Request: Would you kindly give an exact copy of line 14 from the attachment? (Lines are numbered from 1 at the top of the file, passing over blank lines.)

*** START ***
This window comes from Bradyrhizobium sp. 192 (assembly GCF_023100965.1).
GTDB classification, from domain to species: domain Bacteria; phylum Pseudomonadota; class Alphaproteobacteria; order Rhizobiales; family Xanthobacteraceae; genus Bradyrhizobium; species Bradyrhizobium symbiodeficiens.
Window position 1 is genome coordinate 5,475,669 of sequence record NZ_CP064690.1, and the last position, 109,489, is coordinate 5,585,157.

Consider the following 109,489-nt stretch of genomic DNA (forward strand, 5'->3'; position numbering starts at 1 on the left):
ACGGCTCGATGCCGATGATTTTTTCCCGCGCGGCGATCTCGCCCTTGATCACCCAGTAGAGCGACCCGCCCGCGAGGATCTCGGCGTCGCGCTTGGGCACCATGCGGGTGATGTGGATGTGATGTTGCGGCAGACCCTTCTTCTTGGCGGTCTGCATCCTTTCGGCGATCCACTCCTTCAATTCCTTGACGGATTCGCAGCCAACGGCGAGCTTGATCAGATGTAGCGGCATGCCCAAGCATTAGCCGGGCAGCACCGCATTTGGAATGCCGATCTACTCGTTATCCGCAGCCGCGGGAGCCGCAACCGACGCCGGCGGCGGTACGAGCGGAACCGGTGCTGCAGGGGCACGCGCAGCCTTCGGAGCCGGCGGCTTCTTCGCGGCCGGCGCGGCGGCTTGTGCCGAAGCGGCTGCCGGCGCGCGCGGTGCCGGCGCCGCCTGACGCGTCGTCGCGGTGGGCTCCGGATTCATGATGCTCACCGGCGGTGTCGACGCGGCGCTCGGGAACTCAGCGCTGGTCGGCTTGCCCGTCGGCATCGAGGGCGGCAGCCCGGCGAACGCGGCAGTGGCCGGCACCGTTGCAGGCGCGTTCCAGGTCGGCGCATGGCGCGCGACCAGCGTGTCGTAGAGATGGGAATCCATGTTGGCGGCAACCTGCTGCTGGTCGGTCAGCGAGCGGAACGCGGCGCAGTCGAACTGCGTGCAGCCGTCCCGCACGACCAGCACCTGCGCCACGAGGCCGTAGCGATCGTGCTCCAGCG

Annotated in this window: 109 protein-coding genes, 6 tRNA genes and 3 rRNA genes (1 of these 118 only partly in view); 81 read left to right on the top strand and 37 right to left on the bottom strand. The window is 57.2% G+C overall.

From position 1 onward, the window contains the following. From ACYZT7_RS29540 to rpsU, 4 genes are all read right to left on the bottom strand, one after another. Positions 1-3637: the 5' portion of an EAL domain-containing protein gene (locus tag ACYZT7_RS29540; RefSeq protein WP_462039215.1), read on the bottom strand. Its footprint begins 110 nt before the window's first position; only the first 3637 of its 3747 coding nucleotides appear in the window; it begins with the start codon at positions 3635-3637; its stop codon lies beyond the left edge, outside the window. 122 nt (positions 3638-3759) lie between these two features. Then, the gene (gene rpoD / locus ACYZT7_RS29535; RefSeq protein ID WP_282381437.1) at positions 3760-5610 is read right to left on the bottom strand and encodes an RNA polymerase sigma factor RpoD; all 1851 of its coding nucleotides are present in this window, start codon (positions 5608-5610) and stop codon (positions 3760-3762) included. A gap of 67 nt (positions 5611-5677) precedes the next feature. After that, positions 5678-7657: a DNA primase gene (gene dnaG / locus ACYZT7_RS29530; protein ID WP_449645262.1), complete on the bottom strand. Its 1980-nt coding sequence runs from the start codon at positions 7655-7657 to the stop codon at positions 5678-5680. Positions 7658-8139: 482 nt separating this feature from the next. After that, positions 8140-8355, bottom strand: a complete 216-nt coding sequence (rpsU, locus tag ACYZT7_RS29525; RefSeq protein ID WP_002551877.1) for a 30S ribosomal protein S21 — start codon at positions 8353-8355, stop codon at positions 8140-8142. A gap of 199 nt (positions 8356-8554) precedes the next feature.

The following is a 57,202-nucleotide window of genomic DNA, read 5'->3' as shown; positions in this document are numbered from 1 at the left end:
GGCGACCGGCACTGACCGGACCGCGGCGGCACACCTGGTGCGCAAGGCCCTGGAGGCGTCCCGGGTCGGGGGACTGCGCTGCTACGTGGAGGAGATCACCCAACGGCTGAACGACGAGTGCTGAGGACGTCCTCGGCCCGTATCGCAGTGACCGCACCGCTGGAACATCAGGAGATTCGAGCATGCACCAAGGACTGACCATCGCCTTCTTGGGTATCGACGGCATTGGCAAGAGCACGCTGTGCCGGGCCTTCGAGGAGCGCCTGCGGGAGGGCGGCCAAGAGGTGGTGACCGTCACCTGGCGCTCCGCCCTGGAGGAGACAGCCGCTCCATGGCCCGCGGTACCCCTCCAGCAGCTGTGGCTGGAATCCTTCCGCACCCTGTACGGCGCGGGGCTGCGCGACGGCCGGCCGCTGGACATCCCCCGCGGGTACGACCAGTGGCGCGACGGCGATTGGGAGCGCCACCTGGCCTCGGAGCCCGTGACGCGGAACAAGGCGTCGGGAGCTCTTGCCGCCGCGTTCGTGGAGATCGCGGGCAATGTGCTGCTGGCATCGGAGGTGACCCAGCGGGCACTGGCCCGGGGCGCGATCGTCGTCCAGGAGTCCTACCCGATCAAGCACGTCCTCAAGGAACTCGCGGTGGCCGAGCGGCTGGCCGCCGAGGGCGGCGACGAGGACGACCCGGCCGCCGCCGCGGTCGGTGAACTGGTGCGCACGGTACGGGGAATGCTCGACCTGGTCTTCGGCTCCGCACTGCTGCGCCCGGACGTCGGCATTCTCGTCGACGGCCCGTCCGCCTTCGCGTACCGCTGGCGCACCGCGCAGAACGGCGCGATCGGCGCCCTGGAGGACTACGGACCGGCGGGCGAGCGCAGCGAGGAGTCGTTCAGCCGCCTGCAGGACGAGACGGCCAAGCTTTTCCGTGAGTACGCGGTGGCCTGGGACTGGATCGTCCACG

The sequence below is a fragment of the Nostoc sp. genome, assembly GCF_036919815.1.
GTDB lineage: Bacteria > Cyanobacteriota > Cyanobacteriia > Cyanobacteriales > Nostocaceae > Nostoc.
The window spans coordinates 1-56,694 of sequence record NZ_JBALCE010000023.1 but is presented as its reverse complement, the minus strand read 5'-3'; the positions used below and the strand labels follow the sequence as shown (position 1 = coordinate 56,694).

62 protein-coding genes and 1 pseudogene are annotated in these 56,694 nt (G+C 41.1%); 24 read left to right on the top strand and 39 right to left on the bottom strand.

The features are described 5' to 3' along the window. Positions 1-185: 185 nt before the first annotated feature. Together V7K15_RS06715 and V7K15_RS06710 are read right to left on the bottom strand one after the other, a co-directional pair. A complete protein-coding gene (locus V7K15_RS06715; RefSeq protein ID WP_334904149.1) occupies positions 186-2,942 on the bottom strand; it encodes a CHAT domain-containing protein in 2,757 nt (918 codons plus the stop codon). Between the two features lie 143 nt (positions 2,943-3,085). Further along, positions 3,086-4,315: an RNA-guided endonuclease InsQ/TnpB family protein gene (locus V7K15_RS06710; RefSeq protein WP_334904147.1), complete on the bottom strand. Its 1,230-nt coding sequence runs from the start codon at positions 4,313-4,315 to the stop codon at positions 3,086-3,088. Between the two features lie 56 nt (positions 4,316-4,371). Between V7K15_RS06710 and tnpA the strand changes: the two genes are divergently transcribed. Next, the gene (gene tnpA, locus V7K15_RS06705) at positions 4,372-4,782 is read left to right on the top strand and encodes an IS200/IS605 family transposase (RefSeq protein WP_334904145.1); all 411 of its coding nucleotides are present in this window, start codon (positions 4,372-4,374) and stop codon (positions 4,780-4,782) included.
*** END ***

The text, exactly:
The features are described 5' to 3' along the window. Positions 1-185: 185 nt before the first annotated feature. Together V7K15_RS06715 and V7K15_RS06710 are read right to left on the bottom strand one after the other, a co-directional pair. A complete protein-coding gene (locus V7K15_RS06715; RefSeq protein ID WP_334904149.1) occupies positions 186-2,942 on the bottom strand; it encodes a CHAT domain-containing protein in 2,757 nt (918 codons plus the stop codon). Between the two features lie 143 nt (positions 2,943-3,085). Further along, positions 3,086-4,315: an RNA-guided endonuclease InsQ/TnpB family protein gene (locus V7K15_RS06710; RefSeq protein WP_334904147.1), complete on the bottom strand. Its 1,230-nt coding sequence runs from the start codon at positions 4,313-4,315 to the stop codon at positions 3,086-3,088. Between the two features lie 56 nt (positions 4,316-4,371). Between V7K15_RS06710 and tnpA the strand changes: the two genes are divergently transcribed. Next, the gene (gene tnpA, locus V7K15_RS06705) at positions 4,372-4,782 is read left to right on the top strand and encodes an IS200/IS605 family transposase (RefSeq protein WP_334904145.1); all 411 of its coding nucleotides are present in this window, start codon (positions 4,372-4,374) and stop codon (positions 4,780-4,782) included.